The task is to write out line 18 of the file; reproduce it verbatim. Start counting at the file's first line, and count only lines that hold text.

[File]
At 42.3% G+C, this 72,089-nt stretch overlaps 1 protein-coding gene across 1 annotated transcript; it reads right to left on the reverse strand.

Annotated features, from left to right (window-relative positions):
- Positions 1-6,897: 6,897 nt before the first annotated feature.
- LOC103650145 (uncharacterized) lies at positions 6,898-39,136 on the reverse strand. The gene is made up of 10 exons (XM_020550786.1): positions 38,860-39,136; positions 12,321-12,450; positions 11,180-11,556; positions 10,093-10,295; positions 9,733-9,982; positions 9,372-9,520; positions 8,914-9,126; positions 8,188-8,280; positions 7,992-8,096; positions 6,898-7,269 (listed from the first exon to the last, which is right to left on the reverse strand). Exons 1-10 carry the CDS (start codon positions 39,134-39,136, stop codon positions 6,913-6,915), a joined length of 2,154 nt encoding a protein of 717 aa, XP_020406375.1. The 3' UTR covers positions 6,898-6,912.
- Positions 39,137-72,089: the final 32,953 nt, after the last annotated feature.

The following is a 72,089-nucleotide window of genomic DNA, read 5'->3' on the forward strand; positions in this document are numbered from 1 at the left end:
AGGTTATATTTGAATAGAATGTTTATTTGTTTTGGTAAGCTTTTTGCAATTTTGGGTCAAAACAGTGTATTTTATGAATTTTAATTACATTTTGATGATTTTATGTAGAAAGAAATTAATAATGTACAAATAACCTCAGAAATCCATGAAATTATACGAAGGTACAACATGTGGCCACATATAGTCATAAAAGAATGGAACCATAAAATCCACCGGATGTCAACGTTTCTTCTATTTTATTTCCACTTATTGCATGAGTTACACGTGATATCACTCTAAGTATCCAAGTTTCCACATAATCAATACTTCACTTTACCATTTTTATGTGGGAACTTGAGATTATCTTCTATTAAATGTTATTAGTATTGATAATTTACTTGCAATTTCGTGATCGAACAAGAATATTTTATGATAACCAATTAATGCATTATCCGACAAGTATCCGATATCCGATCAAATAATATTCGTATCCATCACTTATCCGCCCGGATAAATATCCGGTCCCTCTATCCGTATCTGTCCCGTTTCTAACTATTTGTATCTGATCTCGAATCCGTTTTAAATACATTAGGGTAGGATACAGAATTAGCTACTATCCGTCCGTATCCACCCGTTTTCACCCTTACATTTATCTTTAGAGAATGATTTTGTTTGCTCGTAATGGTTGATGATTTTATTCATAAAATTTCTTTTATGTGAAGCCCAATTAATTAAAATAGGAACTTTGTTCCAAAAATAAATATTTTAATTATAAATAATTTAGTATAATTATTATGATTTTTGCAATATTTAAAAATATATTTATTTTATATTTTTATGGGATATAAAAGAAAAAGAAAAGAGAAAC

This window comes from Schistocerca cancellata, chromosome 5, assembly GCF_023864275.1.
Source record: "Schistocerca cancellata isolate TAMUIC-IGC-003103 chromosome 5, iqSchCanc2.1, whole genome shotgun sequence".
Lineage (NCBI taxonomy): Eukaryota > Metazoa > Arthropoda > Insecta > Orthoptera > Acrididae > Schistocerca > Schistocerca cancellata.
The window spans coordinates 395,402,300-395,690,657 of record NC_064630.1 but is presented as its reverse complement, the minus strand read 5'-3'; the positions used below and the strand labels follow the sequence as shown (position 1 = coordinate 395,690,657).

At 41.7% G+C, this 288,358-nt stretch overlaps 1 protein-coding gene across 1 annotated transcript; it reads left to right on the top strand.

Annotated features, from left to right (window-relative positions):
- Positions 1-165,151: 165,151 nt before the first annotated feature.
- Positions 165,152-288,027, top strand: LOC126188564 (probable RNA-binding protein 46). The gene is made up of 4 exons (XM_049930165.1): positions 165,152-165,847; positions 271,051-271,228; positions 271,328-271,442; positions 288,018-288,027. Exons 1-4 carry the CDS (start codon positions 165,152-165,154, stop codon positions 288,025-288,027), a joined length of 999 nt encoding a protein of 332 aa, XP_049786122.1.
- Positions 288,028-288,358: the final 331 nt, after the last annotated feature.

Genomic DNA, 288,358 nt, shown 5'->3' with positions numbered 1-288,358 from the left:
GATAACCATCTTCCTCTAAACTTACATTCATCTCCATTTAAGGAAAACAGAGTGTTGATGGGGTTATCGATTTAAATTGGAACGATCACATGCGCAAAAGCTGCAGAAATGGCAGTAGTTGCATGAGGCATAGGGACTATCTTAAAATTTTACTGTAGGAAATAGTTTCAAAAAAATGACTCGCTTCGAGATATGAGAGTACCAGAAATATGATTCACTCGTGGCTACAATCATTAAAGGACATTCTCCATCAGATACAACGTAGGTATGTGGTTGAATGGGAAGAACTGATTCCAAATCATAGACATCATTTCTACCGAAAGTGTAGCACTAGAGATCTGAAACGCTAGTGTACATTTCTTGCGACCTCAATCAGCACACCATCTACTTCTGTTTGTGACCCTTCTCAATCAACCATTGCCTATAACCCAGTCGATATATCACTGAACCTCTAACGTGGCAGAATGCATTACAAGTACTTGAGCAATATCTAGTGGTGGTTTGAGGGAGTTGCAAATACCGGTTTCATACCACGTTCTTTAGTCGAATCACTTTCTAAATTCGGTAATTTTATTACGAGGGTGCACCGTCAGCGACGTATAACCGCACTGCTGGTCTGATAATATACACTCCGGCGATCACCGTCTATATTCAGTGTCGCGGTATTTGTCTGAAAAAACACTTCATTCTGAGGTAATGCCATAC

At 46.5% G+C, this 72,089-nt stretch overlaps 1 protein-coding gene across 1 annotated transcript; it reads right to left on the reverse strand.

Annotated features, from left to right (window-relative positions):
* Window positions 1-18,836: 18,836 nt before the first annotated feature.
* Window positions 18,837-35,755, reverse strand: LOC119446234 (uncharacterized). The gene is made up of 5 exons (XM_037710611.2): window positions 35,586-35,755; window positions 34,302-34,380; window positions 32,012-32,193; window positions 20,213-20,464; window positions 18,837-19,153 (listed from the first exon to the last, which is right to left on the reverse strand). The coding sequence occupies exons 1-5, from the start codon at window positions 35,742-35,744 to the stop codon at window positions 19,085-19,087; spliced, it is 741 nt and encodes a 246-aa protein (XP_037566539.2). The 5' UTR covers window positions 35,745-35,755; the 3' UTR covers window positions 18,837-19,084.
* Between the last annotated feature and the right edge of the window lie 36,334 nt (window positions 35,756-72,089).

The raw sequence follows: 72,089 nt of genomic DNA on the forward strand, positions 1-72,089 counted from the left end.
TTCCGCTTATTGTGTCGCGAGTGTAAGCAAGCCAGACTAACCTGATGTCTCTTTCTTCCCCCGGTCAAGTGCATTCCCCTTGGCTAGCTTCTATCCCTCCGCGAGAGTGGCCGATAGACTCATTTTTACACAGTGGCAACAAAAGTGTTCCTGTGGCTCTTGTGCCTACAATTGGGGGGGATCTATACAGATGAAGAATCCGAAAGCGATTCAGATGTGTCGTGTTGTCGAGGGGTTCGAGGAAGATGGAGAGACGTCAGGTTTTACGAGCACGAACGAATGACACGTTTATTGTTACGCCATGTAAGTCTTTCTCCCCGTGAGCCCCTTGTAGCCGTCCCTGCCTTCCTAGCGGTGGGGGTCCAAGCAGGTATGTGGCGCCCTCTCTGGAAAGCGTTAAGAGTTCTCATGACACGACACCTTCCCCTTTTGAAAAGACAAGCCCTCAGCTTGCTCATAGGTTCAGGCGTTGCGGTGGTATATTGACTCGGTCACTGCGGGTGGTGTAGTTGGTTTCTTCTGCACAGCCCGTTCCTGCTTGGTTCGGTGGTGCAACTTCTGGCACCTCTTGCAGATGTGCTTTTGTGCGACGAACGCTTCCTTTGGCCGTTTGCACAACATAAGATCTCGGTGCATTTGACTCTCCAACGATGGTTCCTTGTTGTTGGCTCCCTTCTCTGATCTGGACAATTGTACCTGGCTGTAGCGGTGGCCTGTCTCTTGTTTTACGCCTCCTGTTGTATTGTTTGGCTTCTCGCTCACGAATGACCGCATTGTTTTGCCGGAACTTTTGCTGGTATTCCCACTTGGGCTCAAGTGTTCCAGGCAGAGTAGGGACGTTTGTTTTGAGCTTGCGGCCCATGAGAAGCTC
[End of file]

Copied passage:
GATAACCATCTTCCTCTAAACTTACATTCATCTCCATTTAAGGAAAACAGAGTGTTGATGGGGTTATCGATTTAAATTGGAACGATCACATGCGCAAAAGCTGCAGAAATGGCAGTAGTTGCATGAGGCATAGGGACTATCTTAAAATTTTACTGTAGGAAATAGTTTCAAAAAAATGACTCGCTTCGAGATATGAGAGTACCAGAAATATGATTCACTCGTGGCTACAATCATTAAAGGACATTCTCCATCAGATACAACGTAGGTATGTGGTTGAATGGGAAGAACTGATTCCAAATCATAGACATCATTTCTACCGAAAGTGTAGCACTAGAGATCTGAAACGCTAGTGTACATTTCTTGCGACCTCAATCAGCACACCATCTACTTCTGTTTGTGACCCTTCTCAATCAACCATTGCCTATAACCCAGTCGATATATCACTGAACCTCTAACGTGGCAGAATGCATTACAAGTACTTGAGCAATATCTAGTGGTGGTTTGAGGGAGTTGCAAATACCGGTTTCATACCACGTTCTTTAGTCGAATCACTTTCTAAATTCGGTAATTTTATTACGAGGGTGCACCGTCAGCGACGTATAACCGCACTGCTGGTCTGATAATATACACTCCGGCGATCACCGTCTATATTCAGTGTCGCGGTATTTGTCTGAAAAAACACTTCATTCTGAGGTAATGCCATAC